Showing his skills: 4-H’er set for project-filled fair



For Michael Claycamp, it all started with a pig.

When he decided to get involved in the Jackson County 4-H program seven years ago, his only project at the county fair was showing a barrow.

The next year, he also completed aerospace and model projects.

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For this year’s fair, which runs Sunday through July 29, he plans to have as many as 17 projects.

That includes showing two pigs, one rabbit and at least three chickens; doing posters for goats, horses and cows; showing off his sewing projects in the fashion revue; and displaying his aerospace, construction toy, woodworking, plant science and garden projects.

The 15-year-old Seymour High School sophomore wouldn’t have it any other way.

Because of 4-H, he said he has a lot more knowledge, skills and opportunities. Plus, it led to him joining FFA, where he gains even more valuable knowledge and experience.

“If I wouldn’t have done 4-H, I would probably be a lot lazier. 4-H keeps me busy,” he said. “I’ve made a lot of new friends. I know now I want to go into a field of agriculture, business or business management or ownership of a farm. I’ve learned a lot of new skills.”

Between Michael’s two siblings, Nathaniel, 16, and Grace, 12, and their father, Scott, and all of his siblings participating in 4-H, the family has been involved with the fair for about 40 years.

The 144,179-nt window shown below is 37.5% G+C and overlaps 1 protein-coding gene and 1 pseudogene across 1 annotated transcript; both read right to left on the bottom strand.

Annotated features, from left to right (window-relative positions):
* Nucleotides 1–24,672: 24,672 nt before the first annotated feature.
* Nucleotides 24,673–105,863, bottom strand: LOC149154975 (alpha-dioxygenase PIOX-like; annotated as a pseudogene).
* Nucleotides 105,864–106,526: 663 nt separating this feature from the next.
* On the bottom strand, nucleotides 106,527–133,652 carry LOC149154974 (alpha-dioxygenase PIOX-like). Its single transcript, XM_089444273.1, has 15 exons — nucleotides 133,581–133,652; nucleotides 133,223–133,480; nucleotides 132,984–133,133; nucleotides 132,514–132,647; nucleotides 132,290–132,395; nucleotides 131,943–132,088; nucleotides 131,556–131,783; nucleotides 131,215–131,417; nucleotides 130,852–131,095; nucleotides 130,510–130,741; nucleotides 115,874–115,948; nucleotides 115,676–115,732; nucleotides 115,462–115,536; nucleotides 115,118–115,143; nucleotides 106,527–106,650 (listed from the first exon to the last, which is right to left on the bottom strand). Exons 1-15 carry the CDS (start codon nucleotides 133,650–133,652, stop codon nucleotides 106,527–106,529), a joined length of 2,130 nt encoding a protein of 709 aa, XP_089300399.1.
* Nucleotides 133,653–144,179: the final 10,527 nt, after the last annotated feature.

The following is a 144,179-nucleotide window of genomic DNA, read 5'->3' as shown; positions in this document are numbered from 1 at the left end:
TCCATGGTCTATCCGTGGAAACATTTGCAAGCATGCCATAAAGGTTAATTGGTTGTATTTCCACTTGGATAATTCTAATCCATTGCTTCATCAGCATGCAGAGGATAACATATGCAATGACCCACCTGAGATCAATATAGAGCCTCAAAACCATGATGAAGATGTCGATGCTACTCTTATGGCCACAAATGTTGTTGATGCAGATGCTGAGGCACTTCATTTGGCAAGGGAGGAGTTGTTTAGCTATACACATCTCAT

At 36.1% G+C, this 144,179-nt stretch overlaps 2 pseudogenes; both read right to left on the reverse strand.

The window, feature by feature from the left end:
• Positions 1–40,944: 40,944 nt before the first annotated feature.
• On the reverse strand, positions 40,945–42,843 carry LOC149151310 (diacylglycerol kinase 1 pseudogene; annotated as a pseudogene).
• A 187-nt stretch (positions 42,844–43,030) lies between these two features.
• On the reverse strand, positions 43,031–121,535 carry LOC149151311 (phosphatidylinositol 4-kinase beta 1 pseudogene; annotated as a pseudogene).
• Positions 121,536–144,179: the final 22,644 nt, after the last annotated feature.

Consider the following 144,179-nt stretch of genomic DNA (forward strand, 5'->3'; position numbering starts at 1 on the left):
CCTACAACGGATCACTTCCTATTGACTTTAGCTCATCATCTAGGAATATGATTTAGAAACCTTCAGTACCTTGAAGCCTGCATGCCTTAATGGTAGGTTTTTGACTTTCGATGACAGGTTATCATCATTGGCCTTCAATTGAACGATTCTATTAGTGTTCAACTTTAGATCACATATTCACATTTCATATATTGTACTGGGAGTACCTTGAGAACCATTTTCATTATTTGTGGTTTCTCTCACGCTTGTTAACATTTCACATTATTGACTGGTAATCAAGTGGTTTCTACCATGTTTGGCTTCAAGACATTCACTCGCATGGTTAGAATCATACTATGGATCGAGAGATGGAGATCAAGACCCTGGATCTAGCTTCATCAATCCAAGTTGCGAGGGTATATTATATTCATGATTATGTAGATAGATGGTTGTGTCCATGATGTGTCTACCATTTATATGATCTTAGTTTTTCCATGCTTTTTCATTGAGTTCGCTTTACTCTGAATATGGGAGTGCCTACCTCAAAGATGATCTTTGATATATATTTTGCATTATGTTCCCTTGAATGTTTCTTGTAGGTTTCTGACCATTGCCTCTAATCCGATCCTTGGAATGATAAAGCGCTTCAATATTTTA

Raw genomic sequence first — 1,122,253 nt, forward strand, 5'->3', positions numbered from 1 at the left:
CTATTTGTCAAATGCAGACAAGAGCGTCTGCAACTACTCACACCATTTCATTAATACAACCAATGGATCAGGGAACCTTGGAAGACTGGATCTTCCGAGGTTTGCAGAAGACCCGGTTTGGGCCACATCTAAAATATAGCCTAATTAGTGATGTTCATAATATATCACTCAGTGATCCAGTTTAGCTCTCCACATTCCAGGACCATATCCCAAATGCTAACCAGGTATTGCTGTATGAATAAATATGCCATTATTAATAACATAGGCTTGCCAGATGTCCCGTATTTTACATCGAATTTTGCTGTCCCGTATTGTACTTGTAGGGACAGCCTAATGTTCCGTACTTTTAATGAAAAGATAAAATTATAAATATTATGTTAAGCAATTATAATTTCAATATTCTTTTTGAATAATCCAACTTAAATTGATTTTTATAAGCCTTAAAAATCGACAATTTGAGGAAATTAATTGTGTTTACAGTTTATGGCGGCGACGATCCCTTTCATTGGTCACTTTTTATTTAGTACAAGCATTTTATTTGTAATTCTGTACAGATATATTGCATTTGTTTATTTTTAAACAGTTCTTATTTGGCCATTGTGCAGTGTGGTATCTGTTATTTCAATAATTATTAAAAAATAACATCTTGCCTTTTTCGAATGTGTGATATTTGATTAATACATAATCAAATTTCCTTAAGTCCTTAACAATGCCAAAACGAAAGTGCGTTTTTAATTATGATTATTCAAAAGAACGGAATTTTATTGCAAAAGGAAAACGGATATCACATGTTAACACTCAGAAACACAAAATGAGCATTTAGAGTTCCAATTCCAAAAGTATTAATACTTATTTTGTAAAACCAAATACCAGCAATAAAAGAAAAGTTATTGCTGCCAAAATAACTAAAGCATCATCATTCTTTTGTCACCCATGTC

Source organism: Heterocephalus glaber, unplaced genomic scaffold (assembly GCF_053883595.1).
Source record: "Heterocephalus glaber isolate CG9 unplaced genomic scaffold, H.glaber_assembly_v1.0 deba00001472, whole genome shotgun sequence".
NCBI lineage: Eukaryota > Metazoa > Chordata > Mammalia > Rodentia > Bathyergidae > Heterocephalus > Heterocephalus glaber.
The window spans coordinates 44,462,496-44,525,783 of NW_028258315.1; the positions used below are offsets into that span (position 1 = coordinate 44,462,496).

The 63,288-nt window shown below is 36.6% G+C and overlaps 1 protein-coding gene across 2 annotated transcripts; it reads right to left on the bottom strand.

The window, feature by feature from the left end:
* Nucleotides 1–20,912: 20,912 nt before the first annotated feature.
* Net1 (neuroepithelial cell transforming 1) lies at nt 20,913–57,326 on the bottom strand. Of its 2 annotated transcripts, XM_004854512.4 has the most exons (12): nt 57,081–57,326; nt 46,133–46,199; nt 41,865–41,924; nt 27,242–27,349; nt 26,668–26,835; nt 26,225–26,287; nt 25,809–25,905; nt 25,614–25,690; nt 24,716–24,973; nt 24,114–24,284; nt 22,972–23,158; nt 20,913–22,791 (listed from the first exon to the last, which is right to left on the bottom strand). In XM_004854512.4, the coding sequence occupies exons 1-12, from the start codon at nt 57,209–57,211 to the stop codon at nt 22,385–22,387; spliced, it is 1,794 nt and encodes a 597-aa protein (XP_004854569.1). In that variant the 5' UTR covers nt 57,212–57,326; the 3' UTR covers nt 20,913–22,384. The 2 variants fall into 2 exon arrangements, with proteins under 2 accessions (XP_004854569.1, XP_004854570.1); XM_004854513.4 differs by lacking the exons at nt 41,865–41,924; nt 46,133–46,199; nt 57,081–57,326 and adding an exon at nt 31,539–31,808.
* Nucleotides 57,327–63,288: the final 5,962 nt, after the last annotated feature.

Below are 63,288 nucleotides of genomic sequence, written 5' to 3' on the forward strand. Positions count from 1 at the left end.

“It’s a headache, but it’s something you look forward to every year,” Scott said of ensuring all of the projects are done on time. “We’re normally at the fair all day every day.”

Scott said it’s a big responsibility for Michael, but he always gets everything done.

“You can tell which projects he really cares for the most because you don’t have to remind him that the fair is in a week or two and he needs to have it done,” Scott said, smiling. “All three of my children have been in 4-H. They take pride in it, and I believe all of them have had state fair entries.”

Michael said he typically starts working on projects during Christmas break.

With animals, he starts with pigs in early January. He and his family raise and breed their own pigs.

“Breeding them, that’s kind of hard because you have to make sure the timing is correct,” he said. “You can’t have them born in December, but you want them after January, so you have to have that 30 days that you want them to go into heat.”

Once they are born, he said he spends time with them so they aren’t afraid when he weans them.

“Then you pretty much lose everything when you cut them, band them and all of that,” he said. “Once you clip their teeth, they usually hate you for a few weeks.”